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Joint affordance perception

Project description

Two heads may be better than one, but each may perceive options differently

When two people act together to achieve a joint goal, the dyad might have an emergent set of affordances or behavioural possibilities that may not represent a simple integration of those for each individual acting alone. Furthermore, each person's perception of what those affordances are plays a role in the joint action and in each person's activities. The EU-funded JAP project is investigating joint affordance perception through the lens of behavioural and neurophysiological data to better understand how it is impacted by attention, perception and social bonds. Using a stimulus–response paradigm, the researchers will evaluate behavioural measures such as response time and neural correlates as well as electroencephalogram data to shed light on how we can form joint action plans quickly and effectively.


When acting on the environment with another, it is critical that we understand the actions made possible by not only the properties of the environment, but by the capacity of the dyad. How we perceive these action possibilities, or affordances, for the dyad is a fundamental question in understanding joint action. The proposed project, JAP, aims to provide one of the first systematic and interdisciplinary – combining behavioural and neurophysiological data – investigations into the conditions under which affordances for the dyad (or joint affordances) are perceived, as well as the processes that underpin them.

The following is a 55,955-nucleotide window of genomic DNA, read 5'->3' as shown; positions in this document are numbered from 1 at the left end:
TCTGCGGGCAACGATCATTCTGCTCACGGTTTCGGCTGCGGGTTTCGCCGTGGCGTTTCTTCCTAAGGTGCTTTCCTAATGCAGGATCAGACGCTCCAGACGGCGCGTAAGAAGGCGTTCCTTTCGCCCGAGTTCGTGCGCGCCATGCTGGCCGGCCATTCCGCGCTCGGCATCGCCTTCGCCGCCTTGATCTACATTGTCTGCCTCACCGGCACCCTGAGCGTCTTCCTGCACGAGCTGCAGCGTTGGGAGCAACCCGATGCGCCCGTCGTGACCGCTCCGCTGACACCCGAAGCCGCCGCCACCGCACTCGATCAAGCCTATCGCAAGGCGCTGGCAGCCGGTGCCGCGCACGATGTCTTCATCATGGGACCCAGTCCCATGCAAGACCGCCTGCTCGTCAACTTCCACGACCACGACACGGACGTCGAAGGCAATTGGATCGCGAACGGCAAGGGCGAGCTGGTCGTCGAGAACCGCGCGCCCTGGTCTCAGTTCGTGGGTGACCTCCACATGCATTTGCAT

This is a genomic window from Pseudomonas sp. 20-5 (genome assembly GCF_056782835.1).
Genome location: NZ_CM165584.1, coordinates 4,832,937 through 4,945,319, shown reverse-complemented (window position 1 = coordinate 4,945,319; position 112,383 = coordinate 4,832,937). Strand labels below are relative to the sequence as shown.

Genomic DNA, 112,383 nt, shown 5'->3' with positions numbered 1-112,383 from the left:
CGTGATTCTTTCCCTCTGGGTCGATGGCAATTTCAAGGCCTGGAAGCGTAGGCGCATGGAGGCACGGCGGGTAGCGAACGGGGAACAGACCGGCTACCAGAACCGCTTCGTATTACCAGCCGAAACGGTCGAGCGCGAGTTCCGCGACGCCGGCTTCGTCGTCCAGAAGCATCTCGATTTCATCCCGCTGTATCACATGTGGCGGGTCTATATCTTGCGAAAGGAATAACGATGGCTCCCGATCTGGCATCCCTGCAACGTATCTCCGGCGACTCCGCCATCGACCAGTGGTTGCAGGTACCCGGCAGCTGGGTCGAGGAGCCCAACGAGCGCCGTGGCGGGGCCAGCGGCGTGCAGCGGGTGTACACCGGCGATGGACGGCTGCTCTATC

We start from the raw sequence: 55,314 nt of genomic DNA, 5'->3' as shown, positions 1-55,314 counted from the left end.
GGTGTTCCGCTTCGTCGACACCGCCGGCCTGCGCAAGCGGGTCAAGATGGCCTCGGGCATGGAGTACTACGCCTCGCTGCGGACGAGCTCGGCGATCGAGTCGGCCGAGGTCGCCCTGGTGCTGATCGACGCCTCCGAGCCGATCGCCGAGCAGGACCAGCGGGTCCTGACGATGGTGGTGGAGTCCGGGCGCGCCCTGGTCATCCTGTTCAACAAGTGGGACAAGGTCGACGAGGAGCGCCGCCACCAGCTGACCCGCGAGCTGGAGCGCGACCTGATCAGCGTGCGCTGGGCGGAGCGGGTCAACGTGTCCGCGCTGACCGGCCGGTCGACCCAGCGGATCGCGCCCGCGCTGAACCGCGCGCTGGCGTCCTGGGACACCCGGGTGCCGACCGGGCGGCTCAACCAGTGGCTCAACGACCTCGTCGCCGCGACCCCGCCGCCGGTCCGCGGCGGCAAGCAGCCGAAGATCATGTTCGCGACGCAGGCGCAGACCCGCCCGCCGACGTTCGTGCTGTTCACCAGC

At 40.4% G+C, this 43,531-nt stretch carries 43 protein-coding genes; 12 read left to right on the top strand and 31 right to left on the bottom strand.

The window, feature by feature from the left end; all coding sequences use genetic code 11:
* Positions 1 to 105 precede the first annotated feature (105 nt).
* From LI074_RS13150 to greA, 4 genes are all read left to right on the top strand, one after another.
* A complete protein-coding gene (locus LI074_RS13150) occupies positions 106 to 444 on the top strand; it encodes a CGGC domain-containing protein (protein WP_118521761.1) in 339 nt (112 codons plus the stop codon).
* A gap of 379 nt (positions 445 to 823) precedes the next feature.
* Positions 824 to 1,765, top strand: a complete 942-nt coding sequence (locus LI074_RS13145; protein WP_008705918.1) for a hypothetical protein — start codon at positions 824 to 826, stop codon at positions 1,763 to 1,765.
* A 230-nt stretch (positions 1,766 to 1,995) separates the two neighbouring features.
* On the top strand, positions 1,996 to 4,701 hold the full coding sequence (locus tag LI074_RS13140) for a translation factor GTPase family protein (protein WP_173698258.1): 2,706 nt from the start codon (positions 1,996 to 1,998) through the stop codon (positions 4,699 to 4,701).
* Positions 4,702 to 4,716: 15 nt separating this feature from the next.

The present project will use object-based stimulus-response compatibility paradigms, which produce response time and error data that can be used to measure affordance-elicited motor activation. Additionally, eye-tracking and electroencephalogram (EEG) data will be collected during these tasks to answer questions about the processes by which joint affordances are perceived. This data will be used to study: (1) the role of attention in joint affordances, (2) how perceiving others’ actions informs one’s own affordance perception, and (3) how social bonds modulate affordance perception.

Results from the proposed studies will provide novel insight into how we can rapidly and efficiently form joint action plans that account for action-relevant properties of the dyad and environment.

Call for proposal


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Net EU contribution
€ 139 850,88
1051 Budapest

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Közép-Magyarország Budapest Budapest
Activity type
Higher or Secondary Education Establishments
Total cost
€ 139 850,88